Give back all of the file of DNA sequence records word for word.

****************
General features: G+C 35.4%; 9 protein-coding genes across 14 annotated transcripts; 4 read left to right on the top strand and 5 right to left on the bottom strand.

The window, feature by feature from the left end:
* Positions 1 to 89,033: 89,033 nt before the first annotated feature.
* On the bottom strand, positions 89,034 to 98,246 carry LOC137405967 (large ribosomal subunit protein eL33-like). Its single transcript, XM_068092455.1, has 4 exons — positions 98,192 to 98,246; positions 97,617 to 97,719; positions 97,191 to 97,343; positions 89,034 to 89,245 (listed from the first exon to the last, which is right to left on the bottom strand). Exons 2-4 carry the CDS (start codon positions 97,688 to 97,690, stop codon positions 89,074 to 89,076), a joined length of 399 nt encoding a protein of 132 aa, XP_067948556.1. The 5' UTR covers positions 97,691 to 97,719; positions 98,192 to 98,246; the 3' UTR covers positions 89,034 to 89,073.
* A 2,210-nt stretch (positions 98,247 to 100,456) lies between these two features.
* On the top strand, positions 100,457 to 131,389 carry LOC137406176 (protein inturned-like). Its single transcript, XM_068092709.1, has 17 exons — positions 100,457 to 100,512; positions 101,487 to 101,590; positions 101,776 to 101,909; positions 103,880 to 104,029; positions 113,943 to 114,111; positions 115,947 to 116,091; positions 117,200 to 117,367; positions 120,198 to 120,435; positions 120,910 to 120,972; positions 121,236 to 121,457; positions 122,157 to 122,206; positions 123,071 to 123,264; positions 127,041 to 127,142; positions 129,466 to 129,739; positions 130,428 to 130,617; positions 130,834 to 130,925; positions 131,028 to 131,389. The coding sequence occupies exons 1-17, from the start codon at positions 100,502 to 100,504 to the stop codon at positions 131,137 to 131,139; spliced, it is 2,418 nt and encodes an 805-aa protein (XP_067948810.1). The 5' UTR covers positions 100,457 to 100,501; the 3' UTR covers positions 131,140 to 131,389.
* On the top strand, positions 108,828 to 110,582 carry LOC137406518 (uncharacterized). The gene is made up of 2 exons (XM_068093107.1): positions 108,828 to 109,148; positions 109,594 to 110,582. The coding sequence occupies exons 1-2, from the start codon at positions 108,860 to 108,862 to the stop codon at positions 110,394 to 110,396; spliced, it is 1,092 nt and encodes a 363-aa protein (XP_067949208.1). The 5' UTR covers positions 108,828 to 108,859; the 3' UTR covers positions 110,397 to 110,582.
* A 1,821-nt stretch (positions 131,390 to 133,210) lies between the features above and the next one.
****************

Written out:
General features: G+C 35.4%; 9 protein-coding genes across 14 annotated transcripts; 4 read left to right on the top strand and 5 right to left on the bottom strand.

The window, feature by feature from the left end:
* Positions 1 to 89,033: 89,033 nt before the first annotated feature.
* On the bottom strand, positions 89,034 to 98,246 carry LOC137405967 (large ribosomal subunit protein eL33-like). Its single transcript, XM_068092455.1, has 4 exons — positions 98,192 to 98,246; positions 97,617 to 97,719; positions 97,191 to 97,343; positions 89,034 to 89,245 (listed from the first exon to the last, which is right to left on the bottom strand). Exons 2-4 carry the CDS (start codon positions 97,688 to 97,690, stop codon positions 89,074 to 89,076), a joined length of 399 nt encoding a protein of 132 aa, XP_067948556.1. The 5' UTR covers positions 97,691 to 97,719; positions 98,192 to 98,246; the 3' UTR covers positions 89,034 to 89,073.
* A 2,210-nt stretch (positions 98,247 to 100,456) lies between these two features.
* On the top strand, positions 100,457 to 131,389 carry LOC137406176 (protein inturned-like). Its single transcript, XM_068092709.1, has 17 exons — positions 100,457 to 100,512; positions 101,487 to 101,590; positions 101,776 to 101,909; positions 103,880 to 104,029; positions 113,943 to 114,111; positions 115,947 to 116,091; positions 117,200 to 117,367; positions 120,198 to 120,435; positions 120,910 to 120,972; positions 121,236 to 121,457; positions 122,157 to 122,206; positions 123,071 to 123,264; positions 127,041 to 127,142; positions 129,466 to 129,739; positions 130,428 to 130,617; positions 130,834 to 130,925; positions 131,028 to 131,389. The coding sequence occupies exons 1-17, from the start codon at positions 100,502 to 100,504 to the stop codon at positions 131,137 to 131,139; spliced, it is 2,418 nt and encodes an 805-aa protein (XP_067948810.1). The 5' UTR covers positions 100,457 to 100,501; the 3' UTR covers positions 131,140 to 131,389.
* On the top strand, positions 108,828 to 110,582 carry LOC137406518 (uncharacterized). The gene is made up of 2 exons (XM_068093107.1): positions 108,828 to 109,148; positions 109,594 to 110,582. The coding sequence occupies exons 1-2, from the start codon at positions 108,860 to 108,862 to the stop codon at positions 110,394 to 110,396; spliced, it is 1,092 nt and encodes a 363-aa protein (XP_067949208.1). The 5' UTR covers positions 108,828 to 108,859; the 3' UTR covers positions 110,397 to 110,582.
* A 1,821-nt stretch (positions 131,390 to 133,210) lies between the features above and the next one.